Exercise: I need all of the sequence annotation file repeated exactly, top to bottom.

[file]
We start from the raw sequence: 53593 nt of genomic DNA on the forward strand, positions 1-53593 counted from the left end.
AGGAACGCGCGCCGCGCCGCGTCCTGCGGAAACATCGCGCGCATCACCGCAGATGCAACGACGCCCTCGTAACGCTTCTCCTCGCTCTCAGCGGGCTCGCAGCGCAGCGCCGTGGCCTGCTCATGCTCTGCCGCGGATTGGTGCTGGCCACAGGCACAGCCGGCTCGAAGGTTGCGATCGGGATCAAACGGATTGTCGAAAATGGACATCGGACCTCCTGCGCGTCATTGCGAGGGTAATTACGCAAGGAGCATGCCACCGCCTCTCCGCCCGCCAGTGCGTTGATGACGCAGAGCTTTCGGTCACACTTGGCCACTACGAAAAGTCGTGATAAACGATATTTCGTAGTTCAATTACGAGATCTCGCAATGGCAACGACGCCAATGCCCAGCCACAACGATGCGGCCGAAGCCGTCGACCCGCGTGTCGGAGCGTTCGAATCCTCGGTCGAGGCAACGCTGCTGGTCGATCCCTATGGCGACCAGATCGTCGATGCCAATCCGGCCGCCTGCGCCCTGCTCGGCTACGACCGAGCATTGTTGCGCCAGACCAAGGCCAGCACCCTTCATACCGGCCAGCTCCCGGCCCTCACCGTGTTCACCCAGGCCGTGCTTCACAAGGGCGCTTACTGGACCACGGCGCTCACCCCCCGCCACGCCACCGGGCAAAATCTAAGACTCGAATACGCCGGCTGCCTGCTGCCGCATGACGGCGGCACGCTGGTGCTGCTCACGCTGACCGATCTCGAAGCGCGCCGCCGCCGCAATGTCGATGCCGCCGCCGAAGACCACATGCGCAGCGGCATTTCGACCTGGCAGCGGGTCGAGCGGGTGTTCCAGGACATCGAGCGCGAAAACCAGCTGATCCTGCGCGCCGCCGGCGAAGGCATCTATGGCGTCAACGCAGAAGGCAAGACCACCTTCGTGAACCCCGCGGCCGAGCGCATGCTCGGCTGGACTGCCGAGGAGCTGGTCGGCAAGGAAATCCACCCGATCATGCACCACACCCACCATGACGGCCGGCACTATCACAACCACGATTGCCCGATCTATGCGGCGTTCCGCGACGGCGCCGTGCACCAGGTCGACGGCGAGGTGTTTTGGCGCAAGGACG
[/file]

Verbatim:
We start from the raw sequence: 53593 nt of genomic DNA on the forward strand, positions 1-53593 counted from the left end.
AGGAACGCGCGCCGCGCCGCGTCCTGCGGAAACATCGCGCGCATCACCGCAGATGCAACGACGCCCTCGTAACGCTTCTCCTCGCTCTCAGCGGGCTCGCAGCGCAGCGCCGTGGCCTGCTCATGCTCTGCCGCGGATTGGTGCTGGCCACAGGCACAGCCGGCTCGAAGGTTGCGATCGGGATCAAACGGATTGTCGAAAATGGACATCGGACCTCCTGCGCGTCATTGCGAGGGTAATTACGCAAGGAGCATGCCACCGCCTCTCCGCCCGCCAGTGCGTTGATGACGCAGAGCTTTCGGTCACACTTGGCCACTACGAAAAGTCGTGATAAACGATATTTCGTAGTTCAATTACGAGATCTCGCAATGGCAACGACGCCAATGCCCAGCCACAACGATGCGGCCGAAGCCGTCGACCCGCGTGTCGGAGCGTTCGAATCCTCGGTCGAGGCAACGCTGCTGGTCGATCCCTATGGCGACCAGATCGTCGATGCCAATCCGGCCGCCTGCGCCCTGCTCGGCTACGACCGAGCATTGTTGCGCCAGACCAAGGCCAGCACCCTTCATACCGGCCAGCTCCCGGCCCTCACCGTGTTCACCCAGGCCGTGCTTCACAAGGGCGCTTACTGGACCACGGCGCTCACCCCCCGCCACGCCACCGGGCAAAATCTAAGACTCGAATACGCCGGCTGCCTGCTGCCGCATGACGGCGGCACGCTGGTGCTGCTCACGCTGACCGATCTCGAAGCGCGCCGCCGCCGCAATGTCGATGCCGCCGCCGAAGACCACATGCGCAGCGGCATTTCGACCTGGCAGCGGGTCGAGCGGGTGTTCCAGGACATCGAGCGCGAAAACCAGCTGATCCTGCGCGCCGCCGGCGAAGGCATCTATGGCGTCAACGCAGAAGGCAAGACCACCTTCGTGAACCCCGCGGCCGAGCGCATGCTCGGCTGGACTGCCGAGGAGCTGGTCGGCAAGGAAATCCACCCGATCATGCACCACACCCACCATGACGGCCGGCACTATCACAACCACGATTGCCCGATCTATGCGGCGTTCCGCGACGGCGCCGTGCACCAGGTCGACGGCGAGGTGTTTTGGCGCAAGGACG